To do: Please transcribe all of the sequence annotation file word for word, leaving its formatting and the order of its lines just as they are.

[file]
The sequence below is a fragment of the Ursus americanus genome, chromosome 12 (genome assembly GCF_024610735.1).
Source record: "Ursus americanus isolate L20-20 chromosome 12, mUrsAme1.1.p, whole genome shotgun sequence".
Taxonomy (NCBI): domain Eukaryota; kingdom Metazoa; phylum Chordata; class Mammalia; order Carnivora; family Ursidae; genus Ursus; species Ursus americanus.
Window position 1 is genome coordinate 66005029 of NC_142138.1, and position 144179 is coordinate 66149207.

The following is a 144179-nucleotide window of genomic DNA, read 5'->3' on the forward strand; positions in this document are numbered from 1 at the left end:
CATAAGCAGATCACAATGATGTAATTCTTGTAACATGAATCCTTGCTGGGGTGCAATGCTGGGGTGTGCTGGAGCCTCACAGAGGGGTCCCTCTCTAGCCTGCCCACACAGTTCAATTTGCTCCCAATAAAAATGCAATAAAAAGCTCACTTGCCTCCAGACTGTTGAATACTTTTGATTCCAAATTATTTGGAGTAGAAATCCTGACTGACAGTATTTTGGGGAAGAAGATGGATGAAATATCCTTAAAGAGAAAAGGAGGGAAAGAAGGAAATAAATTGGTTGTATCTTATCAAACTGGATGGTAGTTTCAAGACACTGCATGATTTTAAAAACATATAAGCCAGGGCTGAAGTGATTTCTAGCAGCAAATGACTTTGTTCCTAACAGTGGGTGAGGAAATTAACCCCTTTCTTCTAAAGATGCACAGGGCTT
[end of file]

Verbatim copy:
The sequence below is a fragment of the Ursus americanus genome, chromosome 12 (genome assembly GCF_024610735.1).
Source record: "Ursus americanus isolate L20-20 chromosome 12, mUrsAme1.1.p, whole genome shotgun sequence".
Taxonomy (NCBI): domain Eukaryota; kingdom Metazoa; phylum Chordata; class Mammalia; order Carnivora; family Ursidae; genus Ursus; species Ursus americanus.
Window position 1 is genome coordinate 66005029 of NC_142138.1, and position 144179 is coordinate 66149207.

The following is a 144179-nucleotide window of genomic DNA, read 5'->3' on the forward strand; positions in this document are numbered from 1 at the left end:
CATAAGCAGATCACAATGATGTAATTCTTGTAACATGAATCCTTGCTGGGGTGCAATGCTGGGGTGTGCTGGAGCCTCACAGAGGGGTCCCTCTCTAGCCTGCCCACACAGTTCAATTTGCTCCCAATAAAAATGCAATAAAAAGCTCACTTGCCTCCAGACTGTTGAATACTTTTGATTCCAAATTATTTGGAGTAGAAATCCTGACTGACAGTATTTTGGGGAAGAAGATGGATGAAATATCCTTAAAGAGAAAAGGAGGGAAAGAAGGAAATAAATTGGTTGTATCTTATCAAACTGGATGGTAGTTTCAAGACACTGCATGATTTTAAAAACATATAAGCCAGGGCTGAAGTGATTTCTAGCAGCAAATGACTTTGTTCCTAACAGTGGGTGAGGAAATTAACCCCTTTCTTCTAAAGATGCACAGGGCTT